CALGARY — A tiny Siberian tiger cub was in the zoo equivalent of neonatal intensive care Wednesday after its surprise birth 24 hours earlier.
Staff at the Calgary Zoo were unaware that the cub’s mother, 10-year-old Katja, was pregnant. She actually gave birth to two cubs, but one died soon afterward.
Keepers were doing what they could to save the remaining animal, an unnamed female. They put its odds of survival at 50 per cent or less.
“She is stable,” said Sandie Black, head of veterinary services at the Calgary Zoo. “We’re working hard to move her from tube feeding to bottle feeding.
“It’s sort of round the clock right now, with feeding and monitoring and keeping her temperature up. She’s on antibiotics, so we’re hoping. It’s guarded but we’re very hopeful.”
Black said it’s not unheard of for tigers to get pregnant without their handlers knowing.
She said numerous attempts to breed Katja were made last January with a nine-year-old male tiger named Baikal from New York’s Bronx Zoo.
“If you think about the relative sizes, our female tiger weighs over 300 pounds — the cubs weigh less than two pounds each. So they are a very small entity in a very large body. Additionally these are Siberian tigers, (they have) a very thick fur coat,” Black said.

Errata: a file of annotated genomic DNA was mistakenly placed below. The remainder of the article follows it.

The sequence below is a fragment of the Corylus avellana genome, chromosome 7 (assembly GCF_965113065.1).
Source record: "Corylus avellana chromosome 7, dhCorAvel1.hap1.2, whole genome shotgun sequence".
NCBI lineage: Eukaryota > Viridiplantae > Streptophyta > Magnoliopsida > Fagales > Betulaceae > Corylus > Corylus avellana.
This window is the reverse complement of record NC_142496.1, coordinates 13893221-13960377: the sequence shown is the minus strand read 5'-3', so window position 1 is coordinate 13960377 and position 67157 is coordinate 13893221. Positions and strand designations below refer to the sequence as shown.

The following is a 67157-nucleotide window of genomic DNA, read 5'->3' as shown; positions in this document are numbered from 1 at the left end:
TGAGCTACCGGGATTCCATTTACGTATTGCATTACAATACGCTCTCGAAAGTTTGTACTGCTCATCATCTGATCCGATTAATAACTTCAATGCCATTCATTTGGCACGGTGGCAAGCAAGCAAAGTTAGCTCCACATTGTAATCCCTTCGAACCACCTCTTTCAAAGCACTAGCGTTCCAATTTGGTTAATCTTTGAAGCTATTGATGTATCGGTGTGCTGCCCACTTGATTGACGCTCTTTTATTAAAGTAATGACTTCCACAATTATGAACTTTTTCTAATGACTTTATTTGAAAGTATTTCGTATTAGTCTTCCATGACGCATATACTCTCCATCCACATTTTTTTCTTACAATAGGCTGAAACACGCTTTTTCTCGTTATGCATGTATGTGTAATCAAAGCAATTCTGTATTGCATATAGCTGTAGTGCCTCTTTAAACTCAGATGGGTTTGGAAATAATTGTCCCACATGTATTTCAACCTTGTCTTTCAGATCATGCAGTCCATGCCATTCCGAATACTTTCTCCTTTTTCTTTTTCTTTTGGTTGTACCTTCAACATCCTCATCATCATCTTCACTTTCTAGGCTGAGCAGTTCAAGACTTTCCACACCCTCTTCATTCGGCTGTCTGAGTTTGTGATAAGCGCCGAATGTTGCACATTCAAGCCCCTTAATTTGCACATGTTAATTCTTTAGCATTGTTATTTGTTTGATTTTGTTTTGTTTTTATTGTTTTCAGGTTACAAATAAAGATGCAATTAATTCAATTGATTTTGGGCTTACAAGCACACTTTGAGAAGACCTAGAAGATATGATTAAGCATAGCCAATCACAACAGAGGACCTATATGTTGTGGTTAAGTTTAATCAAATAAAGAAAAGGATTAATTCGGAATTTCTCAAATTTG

“She’s a little bit pendulous in the belly and actually there’s at least another half-dozen occasions where this has happened in zoos where they haven’t been aware of a pregnancy.”
Black believes the other cub died because Katja was an inexperienced mother.
“We believe she picked up and moved the cub inappropriately. This wasn’t an aggressive act at all — just an inexperienced mum. If you think about that image of a cat carrying a kitten around the shoulders — well, she just hasn’t got it quite right yet.”
Siberian tigers are considered endangered and the population continues to decline. Census estimates indicate there are fewer than 400 adult/sub-adult Siberian tigers left in the wild.
It is looking less likely that the surviving cub will be able to return to her mother and she may end up being hand fed, Black said.
“In this case it would have been our desire to put this cub back. She’s too fragile for that at the moment and that window of opportunity will close very quickly,” said Black.
“It’s likely we will hand rear her, but as soon as possible at weaning she would be reintroduced to the tigers.”